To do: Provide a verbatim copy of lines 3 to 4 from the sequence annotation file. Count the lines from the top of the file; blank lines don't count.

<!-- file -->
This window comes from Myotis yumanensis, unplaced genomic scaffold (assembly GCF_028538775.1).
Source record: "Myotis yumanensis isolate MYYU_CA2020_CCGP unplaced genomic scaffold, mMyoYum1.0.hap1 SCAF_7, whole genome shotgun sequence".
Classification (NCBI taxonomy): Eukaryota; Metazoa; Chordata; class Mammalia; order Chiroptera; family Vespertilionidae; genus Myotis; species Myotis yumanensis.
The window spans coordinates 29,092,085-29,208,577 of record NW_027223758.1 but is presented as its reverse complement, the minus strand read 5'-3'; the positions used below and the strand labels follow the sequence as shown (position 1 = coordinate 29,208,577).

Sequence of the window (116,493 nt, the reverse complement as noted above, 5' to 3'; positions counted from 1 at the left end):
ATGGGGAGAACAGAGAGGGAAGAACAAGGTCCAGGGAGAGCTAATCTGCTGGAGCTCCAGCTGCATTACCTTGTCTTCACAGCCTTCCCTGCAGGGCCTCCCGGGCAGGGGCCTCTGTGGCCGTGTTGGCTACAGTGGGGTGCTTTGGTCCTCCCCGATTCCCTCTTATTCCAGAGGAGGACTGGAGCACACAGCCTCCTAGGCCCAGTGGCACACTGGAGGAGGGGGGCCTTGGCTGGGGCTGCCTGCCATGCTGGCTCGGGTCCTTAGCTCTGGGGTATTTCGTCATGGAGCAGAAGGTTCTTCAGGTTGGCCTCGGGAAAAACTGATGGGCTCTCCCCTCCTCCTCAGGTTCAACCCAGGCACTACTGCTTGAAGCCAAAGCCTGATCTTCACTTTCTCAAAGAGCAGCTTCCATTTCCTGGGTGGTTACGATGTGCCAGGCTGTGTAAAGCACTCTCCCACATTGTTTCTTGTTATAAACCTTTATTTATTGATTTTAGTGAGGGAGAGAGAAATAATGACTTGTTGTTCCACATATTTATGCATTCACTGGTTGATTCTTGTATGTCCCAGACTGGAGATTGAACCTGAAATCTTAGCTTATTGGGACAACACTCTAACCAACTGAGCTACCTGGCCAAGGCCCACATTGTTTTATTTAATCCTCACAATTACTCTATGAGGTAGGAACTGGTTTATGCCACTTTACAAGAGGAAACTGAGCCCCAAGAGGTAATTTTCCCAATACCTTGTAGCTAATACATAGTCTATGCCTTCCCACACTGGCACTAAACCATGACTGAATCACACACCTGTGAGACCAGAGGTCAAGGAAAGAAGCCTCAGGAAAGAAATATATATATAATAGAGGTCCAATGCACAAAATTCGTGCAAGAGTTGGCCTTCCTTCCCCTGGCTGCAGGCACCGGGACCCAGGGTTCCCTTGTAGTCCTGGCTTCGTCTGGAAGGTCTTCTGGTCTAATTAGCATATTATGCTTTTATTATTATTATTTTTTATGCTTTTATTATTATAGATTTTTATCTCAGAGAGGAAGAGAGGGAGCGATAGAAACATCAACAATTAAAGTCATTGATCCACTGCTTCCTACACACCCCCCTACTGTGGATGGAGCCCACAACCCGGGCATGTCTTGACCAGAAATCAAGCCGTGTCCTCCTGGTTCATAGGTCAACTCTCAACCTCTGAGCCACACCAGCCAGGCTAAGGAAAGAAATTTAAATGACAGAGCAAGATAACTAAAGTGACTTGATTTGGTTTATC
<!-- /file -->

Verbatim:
Classification (NCBI taxonomy): Eukaryota; Metazoa; Chordata; class Mammalia; order Chiroptera; family Vespertilionidae; genus Myotis; species Myotis yumanensis.
The window spans coordinates 29,092,085-29,208,577 of record NW_027223758.1 but is presented as its reverse complement, the minus strand read 5'-3'; the positions used below and the strand labels follow the sequence as shown (position 1 = coordinate 29,208,577).